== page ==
City approves Facade Grant Program amendment


The Ames City Council, in the fourth Steering Committee meeting, discussed the components of the Ames Climate Action Plan.

Maximilian Lisowski

The Ames City Council voted to allow downtown buildings to apply for up to $30,000 to rehabilitate their facades Tuesday.

During this meeting, the council unanimously passed option two of the amendment: A property could be awarded up to $30,000 if the project requires funds for the rehabilitation of historically significant, character-defining features if it could be tied to other grant-eligible work.

The money will be awarded over two grant periods if the rehabilitation of the building meets the grant’s criteria. Currently, the grant awards buildings up to $15,000 to improve the facade of non-residential buildings over two grant periods each year — the first in May or June and the second in October. 

The Downtown Facade Grant program was created to encourage the improvement of the facades of commercial buildings in Downtown Ames while keeping the historical character of the buildings intact, according to city documents. 

According to the Downtown Ames design guidelines, the grant will help businesses stay true to Downtown Ames’ character of being no-nonsense, efficient, matter-of-fact and plain-spoken.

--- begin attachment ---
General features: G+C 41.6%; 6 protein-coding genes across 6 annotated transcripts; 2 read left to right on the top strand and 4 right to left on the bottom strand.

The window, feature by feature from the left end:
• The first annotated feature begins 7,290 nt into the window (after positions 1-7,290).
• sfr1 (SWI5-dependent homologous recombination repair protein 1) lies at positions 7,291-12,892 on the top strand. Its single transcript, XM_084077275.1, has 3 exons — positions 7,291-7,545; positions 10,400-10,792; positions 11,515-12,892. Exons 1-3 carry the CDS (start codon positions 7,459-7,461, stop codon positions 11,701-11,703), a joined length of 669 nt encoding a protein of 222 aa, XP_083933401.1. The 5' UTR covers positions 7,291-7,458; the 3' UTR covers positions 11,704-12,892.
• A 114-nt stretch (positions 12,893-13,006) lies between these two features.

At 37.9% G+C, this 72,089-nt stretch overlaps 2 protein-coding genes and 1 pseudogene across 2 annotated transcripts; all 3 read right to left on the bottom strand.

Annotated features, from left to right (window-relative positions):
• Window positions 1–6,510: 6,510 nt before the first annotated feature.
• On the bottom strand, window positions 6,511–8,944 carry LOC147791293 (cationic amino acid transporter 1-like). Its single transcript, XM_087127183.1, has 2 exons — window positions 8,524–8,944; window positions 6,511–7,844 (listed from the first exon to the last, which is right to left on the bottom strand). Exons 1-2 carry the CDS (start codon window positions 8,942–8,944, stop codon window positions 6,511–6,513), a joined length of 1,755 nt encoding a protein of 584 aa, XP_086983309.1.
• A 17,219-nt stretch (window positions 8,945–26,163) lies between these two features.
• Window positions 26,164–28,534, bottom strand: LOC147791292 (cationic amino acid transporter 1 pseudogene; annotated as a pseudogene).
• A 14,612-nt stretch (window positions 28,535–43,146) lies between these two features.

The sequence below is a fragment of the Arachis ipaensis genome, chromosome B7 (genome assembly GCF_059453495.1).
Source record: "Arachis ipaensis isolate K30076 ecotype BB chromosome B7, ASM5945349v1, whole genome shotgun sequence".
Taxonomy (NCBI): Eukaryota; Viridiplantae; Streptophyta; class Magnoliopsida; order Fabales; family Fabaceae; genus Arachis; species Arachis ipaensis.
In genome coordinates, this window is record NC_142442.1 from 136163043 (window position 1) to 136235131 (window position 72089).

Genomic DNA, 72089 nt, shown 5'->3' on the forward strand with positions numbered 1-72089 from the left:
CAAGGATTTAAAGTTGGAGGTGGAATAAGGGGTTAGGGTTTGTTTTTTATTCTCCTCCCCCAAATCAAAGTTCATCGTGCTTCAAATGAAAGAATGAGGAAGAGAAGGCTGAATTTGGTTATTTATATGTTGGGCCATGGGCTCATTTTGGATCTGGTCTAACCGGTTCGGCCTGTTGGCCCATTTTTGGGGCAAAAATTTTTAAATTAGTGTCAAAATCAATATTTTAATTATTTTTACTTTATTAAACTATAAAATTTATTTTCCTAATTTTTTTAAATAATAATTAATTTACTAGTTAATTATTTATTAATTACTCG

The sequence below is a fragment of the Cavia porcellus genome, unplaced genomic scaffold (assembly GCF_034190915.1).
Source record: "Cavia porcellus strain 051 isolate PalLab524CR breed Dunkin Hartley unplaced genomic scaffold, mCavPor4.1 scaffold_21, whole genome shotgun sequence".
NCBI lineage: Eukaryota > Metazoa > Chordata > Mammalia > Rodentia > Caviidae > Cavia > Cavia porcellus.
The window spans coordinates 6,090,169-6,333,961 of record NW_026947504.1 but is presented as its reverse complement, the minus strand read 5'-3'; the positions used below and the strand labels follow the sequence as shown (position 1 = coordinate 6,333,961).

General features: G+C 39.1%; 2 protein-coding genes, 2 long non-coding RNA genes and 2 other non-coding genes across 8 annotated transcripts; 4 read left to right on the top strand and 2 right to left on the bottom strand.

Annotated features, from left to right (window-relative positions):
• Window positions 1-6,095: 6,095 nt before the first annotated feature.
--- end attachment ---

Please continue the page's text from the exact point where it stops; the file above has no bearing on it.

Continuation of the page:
This decision will help attract owners to the grant application, according to the council. It will be mutually beneficial for both the city and the owners — buildings in the downtown area will look better for the city, and owners will have the means to make improvements and rehabilitate them.

While the grant looks great on paper, Chuck Winkleblack, a realtor for Hunziker & Associates in Ames, said it would be reasonable if the council could decide in the future to raise the grant amount since it hasn’t been changed since 2000. 

“$15,000 doesn’t buy you in 2000 what it would buy you in 2022, and I realize it’s a budget-type issue, but I think we’re on the cusp of some really great things,” Winkleblack said. “There’s a lot of things that could really help downtown and it’s also an energy-efficient thing as we talk about our [Ames’] climate action plan.” 

To remedy this concern of both the council and community, the council decided they would discuss increased grant awards at their next budget meeting to adjust for inflation.

The program is said to be finalized within the next 60 days. 

For more information or updates on this program, visit the City of Ames website.